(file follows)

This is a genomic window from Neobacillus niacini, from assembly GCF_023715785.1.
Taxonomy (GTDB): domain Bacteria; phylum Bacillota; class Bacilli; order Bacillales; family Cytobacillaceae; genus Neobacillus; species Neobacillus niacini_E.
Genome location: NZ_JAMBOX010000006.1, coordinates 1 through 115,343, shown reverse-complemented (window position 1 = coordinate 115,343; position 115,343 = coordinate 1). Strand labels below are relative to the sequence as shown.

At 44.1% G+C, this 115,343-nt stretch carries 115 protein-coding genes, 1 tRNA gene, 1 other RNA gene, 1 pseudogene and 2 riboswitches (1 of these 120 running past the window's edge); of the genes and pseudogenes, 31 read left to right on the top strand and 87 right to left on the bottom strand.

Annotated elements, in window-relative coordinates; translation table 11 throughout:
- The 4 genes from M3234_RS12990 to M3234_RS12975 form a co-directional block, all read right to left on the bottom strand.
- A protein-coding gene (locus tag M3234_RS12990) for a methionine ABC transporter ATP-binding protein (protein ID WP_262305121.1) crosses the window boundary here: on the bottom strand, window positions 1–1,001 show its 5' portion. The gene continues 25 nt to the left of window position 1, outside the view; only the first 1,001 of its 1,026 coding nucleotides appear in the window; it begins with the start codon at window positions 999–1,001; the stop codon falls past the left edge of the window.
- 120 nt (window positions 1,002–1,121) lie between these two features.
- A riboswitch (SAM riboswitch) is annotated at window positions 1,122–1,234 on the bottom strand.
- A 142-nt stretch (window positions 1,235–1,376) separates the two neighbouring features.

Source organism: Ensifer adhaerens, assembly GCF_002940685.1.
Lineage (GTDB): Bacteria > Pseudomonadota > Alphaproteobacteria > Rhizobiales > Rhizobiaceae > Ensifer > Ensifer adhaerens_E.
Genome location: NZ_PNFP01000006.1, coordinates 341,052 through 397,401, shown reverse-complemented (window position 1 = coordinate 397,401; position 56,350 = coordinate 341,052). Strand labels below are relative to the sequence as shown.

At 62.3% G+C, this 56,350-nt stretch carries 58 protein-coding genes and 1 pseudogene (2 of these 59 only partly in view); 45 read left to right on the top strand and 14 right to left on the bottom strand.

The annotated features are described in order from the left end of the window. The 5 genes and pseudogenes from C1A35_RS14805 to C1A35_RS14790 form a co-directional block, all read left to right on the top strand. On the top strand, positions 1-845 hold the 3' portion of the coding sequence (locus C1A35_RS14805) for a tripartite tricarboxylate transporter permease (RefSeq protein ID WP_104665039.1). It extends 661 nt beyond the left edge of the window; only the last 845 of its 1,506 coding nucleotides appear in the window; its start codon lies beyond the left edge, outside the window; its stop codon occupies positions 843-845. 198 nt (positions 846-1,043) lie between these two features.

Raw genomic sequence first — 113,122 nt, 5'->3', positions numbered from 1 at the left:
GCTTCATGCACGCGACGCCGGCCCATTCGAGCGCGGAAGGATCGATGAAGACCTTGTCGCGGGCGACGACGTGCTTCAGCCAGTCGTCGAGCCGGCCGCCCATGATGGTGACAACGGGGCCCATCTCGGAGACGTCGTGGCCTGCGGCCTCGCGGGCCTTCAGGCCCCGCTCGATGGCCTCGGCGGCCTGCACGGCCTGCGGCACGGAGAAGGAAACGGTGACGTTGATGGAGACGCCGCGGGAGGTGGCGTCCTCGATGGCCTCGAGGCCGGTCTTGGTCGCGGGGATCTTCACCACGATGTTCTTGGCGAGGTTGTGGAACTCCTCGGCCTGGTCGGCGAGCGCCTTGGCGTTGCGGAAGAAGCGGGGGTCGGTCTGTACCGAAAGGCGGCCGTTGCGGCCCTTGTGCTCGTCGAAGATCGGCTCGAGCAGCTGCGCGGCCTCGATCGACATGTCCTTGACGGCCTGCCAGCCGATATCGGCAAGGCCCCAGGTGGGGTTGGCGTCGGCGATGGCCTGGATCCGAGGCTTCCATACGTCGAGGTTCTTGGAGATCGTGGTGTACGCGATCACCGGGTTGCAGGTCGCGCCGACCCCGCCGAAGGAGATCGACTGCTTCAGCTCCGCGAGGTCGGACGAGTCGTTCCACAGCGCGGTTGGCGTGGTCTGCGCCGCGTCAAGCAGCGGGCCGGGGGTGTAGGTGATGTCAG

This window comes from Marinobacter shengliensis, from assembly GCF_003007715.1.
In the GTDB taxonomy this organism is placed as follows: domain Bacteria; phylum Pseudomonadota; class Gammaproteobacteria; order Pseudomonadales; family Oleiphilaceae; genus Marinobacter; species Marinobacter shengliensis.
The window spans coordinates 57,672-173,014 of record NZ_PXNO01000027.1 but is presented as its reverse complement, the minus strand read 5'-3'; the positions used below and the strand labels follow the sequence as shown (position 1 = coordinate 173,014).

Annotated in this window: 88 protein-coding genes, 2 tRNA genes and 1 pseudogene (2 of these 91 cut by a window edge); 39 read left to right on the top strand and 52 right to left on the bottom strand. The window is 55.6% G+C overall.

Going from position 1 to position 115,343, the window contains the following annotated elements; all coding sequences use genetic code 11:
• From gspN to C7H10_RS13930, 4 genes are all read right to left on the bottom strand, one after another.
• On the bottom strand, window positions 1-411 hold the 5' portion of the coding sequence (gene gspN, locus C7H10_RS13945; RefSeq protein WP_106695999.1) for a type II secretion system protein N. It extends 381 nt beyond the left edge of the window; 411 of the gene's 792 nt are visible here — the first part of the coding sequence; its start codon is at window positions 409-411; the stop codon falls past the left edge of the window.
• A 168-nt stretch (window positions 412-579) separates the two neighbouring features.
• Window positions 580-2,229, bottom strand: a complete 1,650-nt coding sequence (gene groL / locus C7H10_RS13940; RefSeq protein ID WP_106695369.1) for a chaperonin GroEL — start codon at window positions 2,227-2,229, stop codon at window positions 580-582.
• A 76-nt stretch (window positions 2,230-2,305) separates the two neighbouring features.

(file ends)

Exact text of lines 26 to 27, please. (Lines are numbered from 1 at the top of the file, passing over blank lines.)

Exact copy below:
• Window positions 580-2,229, bottom strand: a complete 1,650-nt coding sequence (gene groL / locus C7H10_RS13940; RefSeq protein ID WP_106695369.1) for a chaperonin GroEL — start codon at window positions 2,227-2,229, stop codon at window positions 580-582.
• A 76-nt stretch (window positions 2,230-2,305) separates the two neighbouring features.